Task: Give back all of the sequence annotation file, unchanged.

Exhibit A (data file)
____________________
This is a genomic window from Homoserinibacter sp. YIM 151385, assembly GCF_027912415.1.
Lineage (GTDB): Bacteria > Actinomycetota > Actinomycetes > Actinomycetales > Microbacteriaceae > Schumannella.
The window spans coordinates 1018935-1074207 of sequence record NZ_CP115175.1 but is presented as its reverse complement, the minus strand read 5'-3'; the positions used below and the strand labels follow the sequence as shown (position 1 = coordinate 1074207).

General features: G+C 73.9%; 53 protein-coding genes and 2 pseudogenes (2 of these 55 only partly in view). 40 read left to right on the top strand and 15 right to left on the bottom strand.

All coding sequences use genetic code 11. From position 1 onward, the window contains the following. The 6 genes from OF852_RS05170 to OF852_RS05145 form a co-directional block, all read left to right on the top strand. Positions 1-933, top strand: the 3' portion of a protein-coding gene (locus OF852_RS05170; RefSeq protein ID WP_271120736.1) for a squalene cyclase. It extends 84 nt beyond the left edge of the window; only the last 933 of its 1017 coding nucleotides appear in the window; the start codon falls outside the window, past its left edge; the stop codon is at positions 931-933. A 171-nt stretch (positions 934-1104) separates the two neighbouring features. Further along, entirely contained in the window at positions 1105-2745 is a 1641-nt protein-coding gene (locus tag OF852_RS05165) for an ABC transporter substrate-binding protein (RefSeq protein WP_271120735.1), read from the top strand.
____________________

This is a genomic window from Homoserinibacter sp. YIM 151385, assembly GCF_027912415.1.
Lineage (GTDB): Bacteria > Actinomycetota > Actinomycetes > Actinomycetales > Microbacteriaceae > Schumannella.
The window spans coordinates 1018935-1074207 of sequence record NZ_CP115175.1 but is presented as its reverse complement, the minus strand read 5'-3'; the positions used below and the strand labels follow the sequence as shown (position 1 = coordinate 1074207).

General features: G+C 73.9%; 53 protein-coding genes and 2 pseudogenes (2 of these 55 only partly in view). 40 read left to right on the top strand and 15 right to left on the bottom strand.

All coding sequences use genetic code 11. From position 1 onward, the window contains the following. The 6 genes from OF852_RS05170 to OF852_RS05145 form a co-directional block, all read left to right on the top strand. Positions 1-933, top strand: the 3' portion of a protein-coding gene (locus OF852_RS05170; RefSeq protein ID WP_271120736.1) for a squalene cyclase. It extends 84 nt beyond the left edge of the window; only the last 933 of its 1017 coding nucleotides appear in the window; the start codon falls outside the window, past its left edge; the stop codon is at positions 931-933. A 171-nt stretch (positions 934-1104) separates the two neighbouring features. Further along, entirely contained in the window at positions 1105-2745 is a 1641-nt protein-coding gene (locus tag OF852_RS05165) for an ABC transporter substrate-binding protein (RefSeq protein WP_271120735.1), read from the top strand.